The RATAN-600 radio telescope in the Russian Republic of Karachay–Cherkessia has picked up an unusual signal from a star, HD164595, located about 94 light-years away from Earth in the constellation, Hercules.
The international team of researchers, led by N.N. Brusilov, first detected the signal on May 15, 2015, and will present their findings at next month’s meeting of the IAA SETI Permanent Committee.
They believe scientists should shift their attention to the target.
Significantly, HD164595 is almost identical in size, age, and metallicity to our own Sun, and it hosts at least one known planet, a “warm Neptune,” on a circular orbit.
“No one is claiming that this is the work of an extraterrestrial civilization,” Paul Gilster wrote on Centauri Dreams but, you know, in the event that it is—researchers say that only a Kardashev Type II civilization (i.e., an alien species capable of tapping into 100 percent of its host star’s energy potential) could produce an isotropic beacon signal. (A narrow beam focused on our Solar System would, on the other hand, be the result of a Kardashev Type I civilization, or an alien species capable of exploiting all of its planet’s energy potential.)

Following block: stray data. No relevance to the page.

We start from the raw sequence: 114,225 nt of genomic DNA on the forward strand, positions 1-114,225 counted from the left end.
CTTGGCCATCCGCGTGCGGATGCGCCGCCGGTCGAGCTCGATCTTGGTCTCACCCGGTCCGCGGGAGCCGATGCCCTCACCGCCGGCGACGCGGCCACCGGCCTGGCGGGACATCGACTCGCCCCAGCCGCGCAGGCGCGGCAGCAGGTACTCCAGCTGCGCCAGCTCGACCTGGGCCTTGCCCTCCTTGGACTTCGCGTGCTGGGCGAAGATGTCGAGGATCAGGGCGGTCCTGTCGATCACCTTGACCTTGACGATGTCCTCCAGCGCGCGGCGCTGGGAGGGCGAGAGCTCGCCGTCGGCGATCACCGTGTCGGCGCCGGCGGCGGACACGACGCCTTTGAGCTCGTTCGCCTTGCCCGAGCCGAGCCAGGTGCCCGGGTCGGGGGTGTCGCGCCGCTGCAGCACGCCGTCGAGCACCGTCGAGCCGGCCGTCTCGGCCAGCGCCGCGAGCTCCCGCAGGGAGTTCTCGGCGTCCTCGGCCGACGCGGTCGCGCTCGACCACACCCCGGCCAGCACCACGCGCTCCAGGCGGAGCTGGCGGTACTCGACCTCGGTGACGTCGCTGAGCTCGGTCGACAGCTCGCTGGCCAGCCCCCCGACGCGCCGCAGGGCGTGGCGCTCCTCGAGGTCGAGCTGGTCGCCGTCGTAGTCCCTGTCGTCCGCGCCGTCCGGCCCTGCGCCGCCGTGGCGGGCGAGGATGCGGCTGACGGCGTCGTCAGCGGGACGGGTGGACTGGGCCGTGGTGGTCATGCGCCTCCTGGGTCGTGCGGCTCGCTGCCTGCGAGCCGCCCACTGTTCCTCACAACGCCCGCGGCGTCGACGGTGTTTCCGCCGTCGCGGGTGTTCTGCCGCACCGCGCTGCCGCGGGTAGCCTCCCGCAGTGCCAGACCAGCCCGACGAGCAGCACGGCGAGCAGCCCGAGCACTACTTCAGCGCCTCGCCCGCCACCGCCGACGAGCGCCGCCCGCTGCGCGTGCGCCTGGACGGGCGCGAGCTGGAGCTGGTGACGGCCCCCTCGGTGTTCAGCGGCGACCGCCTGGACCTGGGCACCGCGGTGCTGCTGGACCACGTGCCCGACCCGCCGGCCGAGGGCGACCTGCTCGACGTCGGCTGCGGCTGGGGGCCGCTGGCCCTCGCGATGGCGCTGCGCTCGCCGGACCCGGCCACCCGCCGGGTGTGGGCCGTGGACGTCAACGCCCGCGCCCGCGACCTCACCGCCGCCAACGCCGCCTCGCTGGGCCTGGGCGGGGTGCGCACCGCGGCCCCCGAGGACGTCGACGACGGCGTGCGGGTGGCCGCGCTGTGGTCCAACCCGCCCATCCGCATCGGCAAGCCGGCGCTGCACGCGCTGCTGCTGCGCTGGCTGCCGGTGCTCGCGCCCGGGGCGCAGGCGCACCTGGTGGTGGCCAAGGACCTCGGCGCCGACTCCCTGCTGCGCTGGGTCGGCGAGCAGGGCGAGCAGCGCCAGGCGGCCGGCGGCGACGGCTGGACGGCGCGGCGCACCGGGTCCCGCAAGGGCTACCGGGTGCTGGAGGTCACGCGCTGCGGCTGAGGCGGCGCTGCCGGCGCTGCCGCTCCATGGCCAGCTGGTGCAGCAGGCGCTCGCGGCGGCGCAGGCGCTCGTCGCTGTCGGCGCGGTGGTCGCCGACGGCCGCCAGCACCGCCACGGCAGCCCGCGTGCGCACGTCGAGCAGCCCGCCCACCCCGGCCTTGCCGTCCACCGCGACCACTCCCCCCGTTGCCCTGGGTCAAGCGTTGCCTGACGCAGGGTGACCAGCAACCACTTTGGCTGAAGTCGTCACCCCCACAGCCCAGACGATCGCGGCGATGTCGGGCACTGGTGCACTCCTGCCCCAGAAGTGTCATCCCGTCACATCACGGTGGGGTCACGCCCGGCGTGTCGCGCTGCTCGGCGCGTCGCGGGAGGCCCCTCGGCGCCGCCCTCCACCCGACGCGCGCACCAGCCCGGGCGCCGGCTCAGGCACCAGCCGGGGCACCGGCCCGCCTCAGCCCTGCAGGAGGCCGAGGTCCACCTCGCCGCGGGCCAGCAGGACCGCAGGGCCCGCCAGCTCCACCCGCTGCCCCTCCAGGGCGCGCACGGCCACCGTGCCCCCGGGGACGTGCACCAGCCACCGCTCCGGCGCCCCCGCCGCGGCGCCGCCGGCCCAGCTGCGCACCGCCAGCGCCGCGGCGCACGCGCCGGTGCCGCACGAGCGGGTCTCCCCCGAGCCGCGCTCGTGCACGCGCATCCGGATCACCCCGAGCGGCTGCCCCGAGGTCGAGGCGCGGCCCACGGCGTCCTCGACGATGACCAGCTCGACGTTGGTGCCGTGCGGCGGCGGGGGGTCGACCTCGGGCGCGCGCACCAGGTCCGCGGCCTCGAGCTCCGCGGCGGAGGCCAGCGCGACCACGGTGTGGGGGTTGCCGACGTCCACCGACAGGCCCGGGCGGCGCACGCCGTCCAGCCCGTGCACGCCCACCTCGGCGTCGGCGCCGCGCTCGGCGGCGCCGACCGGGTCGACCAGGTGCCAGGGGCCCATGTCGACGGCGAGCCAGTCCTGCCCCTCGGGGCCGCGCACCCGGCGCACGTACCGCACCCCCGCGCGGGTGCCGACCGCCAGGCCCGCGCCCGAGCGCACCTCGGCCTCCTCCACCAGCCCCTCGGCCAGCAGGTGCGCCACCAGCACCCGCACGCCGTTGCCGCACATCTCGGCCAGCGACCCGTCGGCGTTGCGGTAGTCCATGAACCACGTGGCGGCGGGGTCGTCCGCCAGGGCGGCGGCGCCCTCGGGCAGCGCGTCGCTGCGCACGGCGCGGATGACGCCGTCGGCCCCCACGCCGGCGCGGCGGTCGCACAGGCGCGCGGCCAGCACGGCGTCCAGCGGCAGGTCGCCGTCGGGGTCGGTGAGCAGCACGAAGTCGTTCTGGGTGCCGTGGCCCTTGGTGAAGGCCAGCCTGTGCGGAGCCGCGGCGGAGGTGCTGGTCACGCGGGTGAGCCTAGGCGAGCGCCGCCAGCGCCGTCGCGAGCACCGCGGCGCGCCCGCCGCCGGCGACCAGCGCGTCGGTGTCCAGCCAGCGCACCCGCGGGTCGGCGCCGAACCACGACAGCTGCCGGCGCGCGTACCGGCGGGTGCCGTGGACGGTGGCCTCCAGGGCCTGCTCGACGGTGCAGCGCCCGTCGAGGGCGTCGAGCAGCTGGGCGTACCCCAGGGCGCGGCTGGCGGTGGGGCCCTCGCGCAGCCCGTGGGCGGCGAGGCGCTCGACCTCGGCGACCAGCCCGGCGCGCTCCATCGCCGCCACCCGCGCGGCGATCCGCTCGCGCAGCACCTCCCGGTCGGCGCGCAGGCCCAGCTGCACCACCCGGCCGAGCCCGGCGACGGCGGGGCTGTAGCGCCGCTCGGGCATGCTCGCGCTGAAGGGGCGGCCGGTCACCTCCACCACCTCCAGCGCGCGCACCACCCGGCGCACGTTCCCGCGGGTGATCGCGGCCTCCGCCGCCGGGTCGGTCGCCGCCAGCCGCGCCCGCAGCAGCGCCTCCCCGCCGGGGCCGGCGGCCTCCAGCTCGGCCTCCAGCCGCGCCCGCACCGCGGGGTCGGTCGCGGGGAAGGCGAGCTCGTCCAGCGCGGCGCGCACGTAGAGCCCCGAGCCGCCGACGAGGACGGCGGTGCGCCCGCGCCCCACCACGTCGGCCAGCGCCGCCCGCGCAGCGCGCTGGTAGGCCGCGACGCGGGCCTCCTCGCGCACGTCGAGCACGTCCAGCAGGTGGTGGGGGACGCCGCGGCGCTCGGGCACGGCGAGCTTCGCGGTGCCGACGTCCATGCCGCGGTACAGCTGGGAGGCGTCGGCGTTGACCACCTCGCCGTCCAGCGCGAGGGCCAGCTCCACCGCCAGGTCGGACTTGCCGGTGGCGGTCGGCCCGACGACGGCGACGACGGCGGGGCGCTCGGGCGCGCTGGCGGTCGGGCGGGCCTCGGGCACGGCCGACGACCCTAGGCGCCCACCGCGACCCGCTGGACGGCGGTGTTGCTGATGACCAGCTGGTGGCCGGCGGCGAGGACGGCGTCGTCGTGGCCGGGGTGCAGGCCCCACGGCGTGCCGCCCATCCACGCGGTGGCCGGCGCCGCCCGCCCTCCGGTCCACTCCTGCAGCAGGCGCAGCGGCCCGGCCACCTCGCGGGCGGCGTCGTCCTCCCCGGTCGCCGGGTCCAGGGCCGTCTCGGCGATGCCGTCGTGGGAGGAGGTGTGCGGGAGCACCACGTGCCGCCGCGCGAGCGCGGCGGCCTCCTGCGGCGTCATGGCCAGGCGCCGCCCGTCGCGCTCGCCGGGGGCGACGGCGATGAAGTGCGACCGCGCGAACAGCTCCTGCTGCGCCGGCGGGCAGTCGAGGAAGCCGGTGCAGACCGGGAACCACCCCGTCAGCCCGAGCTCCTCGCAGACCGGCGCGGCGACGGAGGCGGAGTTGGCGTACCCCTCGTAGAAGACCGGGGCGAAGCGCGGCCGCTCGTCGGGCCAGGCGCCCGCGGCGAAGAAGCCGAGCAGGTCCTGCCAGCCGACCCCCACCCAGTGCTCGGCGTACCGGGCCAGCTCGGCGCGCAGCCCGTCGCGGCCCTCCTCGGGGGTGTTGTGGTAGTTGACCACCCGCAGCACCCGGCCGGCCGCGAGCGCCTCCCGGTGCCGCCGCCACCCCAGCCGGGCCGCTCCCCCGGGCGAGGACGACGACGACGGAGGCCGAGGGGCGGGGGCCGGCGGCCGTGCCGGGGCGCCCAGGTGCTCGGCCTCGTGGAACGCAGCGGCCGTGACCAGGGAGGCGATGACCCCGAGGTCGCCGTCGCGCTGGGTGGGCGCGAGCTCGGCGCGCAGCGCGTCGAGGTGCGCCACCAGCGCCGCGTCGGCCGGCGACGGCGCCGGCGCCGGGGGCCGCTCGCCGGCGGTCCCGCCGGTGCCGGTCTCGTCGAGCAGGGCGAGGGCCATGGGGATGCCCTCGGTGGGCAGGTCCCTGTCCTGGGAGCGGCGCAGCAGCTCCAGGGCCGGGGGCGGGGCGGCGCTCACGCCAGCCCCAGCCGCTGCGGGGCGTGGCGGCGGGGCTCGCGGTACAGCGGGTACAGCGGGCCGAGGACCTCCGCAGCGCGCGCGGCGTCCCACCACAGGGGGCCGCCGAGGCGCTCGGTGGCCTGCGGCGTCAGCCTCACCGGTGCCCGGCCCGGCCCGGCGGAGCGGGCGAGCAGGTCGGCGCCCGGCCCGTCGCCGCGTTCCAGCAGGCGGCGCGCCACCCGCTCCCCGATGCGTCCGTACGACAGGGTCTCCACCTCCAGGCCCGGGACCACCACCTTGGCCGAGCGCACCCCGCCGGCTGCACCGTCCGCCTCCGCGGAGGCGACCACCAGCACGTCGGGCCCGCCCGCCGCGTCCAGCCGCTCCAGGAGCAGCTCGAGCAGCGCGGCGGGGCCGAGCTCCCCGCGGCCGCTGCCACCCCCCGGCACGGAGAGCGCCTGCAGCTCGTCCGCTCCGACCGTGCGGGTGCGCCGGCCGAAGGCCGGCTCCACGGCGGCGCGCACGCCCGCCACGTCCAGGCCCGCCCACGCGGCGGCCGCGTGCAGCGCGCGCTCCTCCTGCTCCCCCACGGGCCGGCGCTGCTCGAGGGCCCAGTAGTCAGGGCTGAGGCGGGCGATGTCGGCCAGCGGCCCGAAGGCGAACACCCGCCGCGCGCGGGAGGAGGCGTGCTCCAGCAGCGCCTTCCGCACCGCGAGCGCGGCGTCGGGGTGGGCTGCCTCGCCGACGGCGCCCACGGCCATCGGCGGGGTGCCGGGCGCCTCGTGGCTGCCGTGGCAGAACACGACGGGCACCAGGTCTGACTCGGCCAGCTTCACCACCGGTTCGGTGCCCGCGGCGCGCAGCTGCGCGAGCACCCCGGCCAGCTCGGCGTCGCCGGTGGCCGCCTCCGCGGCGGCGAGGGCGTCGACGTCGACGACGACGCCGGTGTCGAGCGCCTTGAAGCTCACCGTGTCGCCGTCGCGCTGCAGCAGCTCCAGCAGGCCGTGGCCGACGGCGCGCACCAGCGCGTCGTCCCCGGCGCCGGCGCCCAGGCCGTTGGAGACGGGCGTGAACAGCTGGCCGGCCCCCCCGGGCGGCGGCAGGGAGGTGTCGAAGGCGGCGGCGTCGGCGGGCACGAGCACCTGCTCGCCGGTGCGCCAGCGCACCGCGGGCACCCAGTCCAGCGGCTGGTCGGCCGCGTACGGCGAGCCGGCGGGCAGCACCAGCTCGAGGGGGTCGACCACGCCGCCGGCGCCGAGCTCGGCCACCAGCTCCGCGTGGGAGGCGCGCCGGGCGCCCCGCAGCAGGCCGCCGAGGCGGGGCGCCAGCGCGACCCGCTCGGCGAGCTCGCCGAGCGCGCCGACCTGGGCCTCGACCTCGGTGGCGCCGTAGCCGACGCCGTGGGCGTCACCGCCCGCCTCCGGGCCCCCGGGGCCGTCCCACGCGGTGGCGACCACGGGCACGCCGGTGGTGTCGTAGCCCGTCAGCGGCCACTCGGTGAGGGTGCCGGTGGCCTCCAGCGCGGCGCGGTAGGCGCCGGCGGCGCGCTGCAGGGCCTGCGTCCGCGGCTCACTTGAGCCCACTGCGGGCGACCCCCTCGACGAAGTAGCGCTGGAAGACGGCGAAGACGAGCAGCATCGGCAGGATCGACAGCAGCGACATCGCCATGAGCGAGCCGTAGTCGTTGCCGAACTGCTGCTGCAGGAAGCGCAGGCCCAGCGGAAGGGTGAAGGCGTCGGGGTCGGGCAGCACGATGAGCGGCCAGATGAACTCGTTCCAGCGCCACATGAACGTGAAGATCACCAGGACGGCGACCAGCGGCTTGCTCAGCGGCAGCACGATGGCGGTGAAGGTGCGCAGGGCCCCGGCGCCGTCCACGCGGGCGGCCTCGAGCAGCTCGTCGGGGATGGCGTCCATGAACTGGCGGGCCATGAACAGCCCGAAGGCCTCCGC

And then, of course, there’s the chance that the signal is nothing at all—the result, for example, of some naturally occurring cosmic anomaly like “the possible microlensing of a background source.”
Given such ambiguity (background noise or alien super-race?), researchers are urging scientists to focus their radio dishes in the direction of this curious planetary system and pursue further study.